By Tom Manley
For conventional and organic field crop farmers, the spring rush and anxiety are quite similar; both farmers are fretting about the weather and the markets, afraid of too much or too little water, or a cold snap and snow in the middle of May.
The crop sequence is also quite similar, spring cereals first in the cold soil, then corn in early May, and finally soybeans in late May or early June. But there are some striking differences in the cropping methods.
While this presentation describes a popular approach to managing organic field crops, there are many adaptations to suit the particular situation of each farm including the weather, the equipment available, and the management preferences of the farmer.
Some organic farmers try to frost plant spring cereals. They would have incorporated crop residues and levelled the seed bed in the fall. Soybeans were in the rotation ahead of cereals. The farmer counts on excellent drainage and good weather in March to get rid of the snow and any pooled water. This practice calls for flat land because the absence of crop residue on the surface can lead to erosion with the spring run-off. The night frost in late March or early April will harden the ground, allowing the farmer to pass with light equipment to drill the cereal into the crusted soil.
A frost seeding allows the spring cereal to germinate in the preferred cold soil, ahead of most weeds as an excellent weed competition strategy. After the cereal has safely emerged, the farmer breaks the soil crust and eliminates young weeds with a rotary hoe. S/he will pass again later with a finger weeder to flush out a new germination of annual weeds, and then again, a couple of weeks later for a final flush of weeds. On the final pass of the finger weeder, a broadcaster is mounted on the weeder to under seed red clover as a weed suppressor and a nitrogen fixer for the corn crop to follow the next year.
The organic farmer uses a high seeding rate for spring cereals, in the range of 150 pounds per acre, sometimes even more. The high plant population compensates for some plant damage from the mechanical weed control, increases the competition against weeds, develops a denser canopy to suppress weeds, and improves the overall yield. The high plant population is supported by a healthy reserve of stable non-volatile nitrogen from manure, compost, and clover in the rotation.
The corn and soybean routines are just the opposite. These crops prefer warmer soils. The organic farmer typically enters the field two weeks later than the conventional neighbour just to allow the soil to warm up. The corn and soybean seeds need a warmer soil for strong germination and quick emergence, and they do not benefit from a chemical seed treatment to fend off disease in the cool soil. Furthermore, the warm soil activates microbiological activity which is critical to transfer nitrogen to the young crop.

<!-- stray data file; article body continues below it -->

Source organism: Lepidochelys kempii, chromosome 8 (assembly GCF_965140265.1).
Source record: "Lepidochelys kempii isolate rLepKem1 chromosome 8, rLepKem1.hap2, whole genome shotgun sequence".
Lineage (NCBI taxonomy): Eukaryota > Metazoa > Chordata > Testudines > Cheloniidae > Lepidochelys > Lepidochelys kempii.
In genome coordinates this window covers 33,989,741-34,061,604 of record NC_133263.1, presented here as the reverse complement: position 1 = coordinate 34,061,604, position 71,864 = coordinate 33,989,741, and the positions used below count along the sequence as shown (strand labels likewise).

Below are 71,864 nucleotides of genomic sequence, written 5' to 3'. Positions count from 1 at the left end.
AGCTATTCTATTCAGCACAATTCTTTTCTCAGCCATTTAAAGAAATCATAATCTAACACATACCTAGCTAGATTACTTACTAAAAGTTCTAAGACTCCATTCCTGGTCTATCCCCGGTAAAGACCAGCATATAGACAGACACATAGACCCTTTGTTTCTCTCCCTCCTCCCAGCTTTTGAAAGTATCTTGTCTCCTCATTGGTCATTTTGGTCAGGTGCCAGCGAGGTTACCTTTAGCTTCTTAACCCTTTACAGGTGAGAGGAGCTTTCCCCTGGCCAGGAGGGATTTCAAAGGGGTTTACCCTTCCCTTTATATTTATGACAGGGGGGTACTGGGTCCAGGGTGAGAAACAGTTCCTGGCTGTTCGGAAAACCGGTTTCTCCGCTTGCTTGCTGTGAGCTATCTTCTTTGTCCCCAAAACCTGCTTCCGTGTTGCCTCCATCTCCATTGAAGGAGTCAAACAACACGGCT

The organic farmer uses the preplanting period for soil preparation, mechanical weed flushing, and for a spring application of compost.
In the corn and soybeans, there is a specific weed suppression routine. The organic farmer will seed corn and soybeans about five days after the last soil disturbance, at a depth of 2 inches. This delay allows annual weed seeds to germinate. About three days after seeding, the farmer will perform a pre-emergence mechanical weed control with either a rotary hoe or a finger weeder. The rotary hoe is suited for hard crusted soils or the presence of excessive crop residue on the surface.
Since rotary hoes and finger weeders only disturb the soil surface, they kill the weeds that have just germinated without disturbing the germinating crop below the soil surface.
Finger weeders and rotary hoes are wide light machines that require relatively small tractors. A farmer can cover a large field very quickly with efficient fuel consumption and minimal compaction. Farmers have calculated the total cost at $15 per acre for two weed control passes, including fuel, amortization, maintenance, and labour.
In the case of row crops like corn and soybeans, further weed control is performed with a shallow scuffler with one or two passes until the crop canopy has closed. Organic field crop farmers have abandoned the S-tine cultivator a long time ago. The farmer will also fight weeds with corn and soybean varieties that produce large leaves and create a prompt dense canopy. Some farmers have tried solid seeding soybeans to create the canopy and compete with weeds, but that strategy does not work. The organic farmer needs a bushy soybean variety suitable for wide rows with inter-row mechanical weed control and dense canopy to shade out the weeds.